He said that Obama has presided over a period of American decline internationally and has mistreated allies while coddling adversaries.

"For the past four years, President Obama has allowed our leadership to diminish. In dealings with other nations, he has given trust where it is not earned, insult where it is not deserved, and apology where it is not due," Romney said.

"A fundamental principle of American foreign policy has long been to work closely with our allies so that we can deter aggression before it breaks out into open conflict. We used to nurture our alliances and stand up for our common values. But when it comes to friends and allies like Poland, the Czech Republic, and Israel ... and with nations that oppose us like Iran and Cuba ... President Obama has moved in the opposite direction. Our foreign policy should take a page from the U.S. Marine Corps: No better friend, no worse enemy."

Romney made some specific promises to veterans. He said he would avoid defense cuts set to go into effect in January that would affect veterans, reject fee increases for veterans' healthcare, hire more Veteran's Affairs health-care workers, and fix the clogged veterans claims system.

"The problems with the VA are serious, and must be fixed. We are in danger of another generation of veterans losing their faith in VA system. On my watch, that will not be allowed to happen," Romney said.

The Obama campaign responded via a statement that Romney still hasn't set out specific policies on key national security issues and noted that Republicans are refusing to accede to Democrats' calls for increased revenues to avoid defense cuts.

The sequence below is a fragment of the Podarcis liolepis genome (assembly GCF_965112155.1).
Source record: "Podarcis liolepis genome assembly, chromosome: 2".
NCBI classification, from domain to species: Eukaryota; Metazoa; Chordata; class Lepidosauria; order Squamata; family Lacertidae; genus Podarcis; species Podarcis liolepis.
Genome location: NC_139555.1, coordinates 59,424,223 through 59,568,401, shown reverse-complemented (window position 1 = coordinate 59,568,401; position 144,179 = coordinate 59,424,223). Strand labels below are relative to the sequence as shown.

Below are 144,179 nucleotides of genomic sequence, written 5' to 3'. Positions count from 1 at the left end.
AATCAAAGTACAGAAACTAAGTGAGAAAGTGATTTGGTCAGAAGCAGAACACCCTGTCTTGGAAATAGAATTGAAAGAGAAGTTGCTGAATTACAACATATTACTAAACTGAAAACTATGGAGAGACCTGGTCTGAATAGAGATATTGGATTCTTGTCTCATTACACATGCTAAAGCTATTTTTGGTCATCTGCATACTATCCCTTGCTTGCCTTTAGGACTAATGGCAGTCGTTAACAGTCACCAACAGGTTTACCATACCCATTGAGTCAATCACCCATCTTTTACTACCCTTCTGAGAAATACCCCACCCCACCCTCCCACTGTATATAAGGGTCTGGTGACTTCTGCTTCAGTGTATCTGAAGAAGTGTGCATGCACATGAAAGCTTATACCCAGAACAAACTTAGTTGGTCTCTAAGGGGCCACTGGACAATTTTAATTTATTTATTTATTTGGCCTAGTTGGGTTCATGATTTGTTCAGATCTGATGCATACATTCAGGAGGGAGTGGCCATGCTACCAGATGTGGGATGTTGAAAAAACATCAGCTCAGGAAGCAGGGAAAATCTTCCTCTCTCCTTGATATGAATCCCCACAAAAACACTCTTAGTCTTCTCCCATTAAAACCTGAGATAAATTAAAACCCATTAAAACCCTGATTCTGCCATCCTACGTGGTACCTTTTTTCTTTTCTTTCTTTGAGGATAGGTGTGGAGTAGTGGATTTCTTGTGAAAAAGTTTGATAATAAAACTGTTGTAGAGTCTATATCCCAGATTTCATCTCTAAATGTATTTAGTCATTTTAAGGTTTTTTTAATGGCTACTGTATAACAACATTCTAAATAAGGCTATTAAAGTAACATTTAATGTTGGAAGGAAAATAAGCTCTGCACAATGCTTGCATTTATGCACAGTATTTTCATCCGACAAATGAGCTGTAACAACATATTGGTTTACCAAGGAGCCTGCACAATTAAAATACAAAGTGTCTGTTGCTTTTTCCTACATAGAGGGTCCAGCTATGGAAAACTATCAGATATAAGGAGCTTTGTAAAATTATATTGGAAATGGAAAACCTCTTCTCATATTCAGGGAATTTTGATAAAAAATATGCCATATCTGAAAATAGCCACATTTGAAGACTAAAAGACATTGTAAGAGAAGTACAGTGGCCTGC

"Throughout this campaign, Mitt Romney has offered a lot of reckless bluster and vague platitudes, but zero specific national security policies -- and that continued at the American Legion today. Lost in his speech was the fact that the only thing standing in the way of preventing the automatic defense cuts he decried is his refusal to ask for another dime from millionaires and billionaires," Obama campaign spokesman Lis Smith said.

"If Mitt Romney were truly serious about helping veterans, he'd tell Congressman Ryan and his Republican allies in Congress to work with the President to achieve a balanced deficit reduction plan that includes asking millionaires and billionaires to pay their fair share while investing in veterans and the middle class -- as the President's plan does. The American people deserve more than empty rhetoric in a Commander-in-Chief."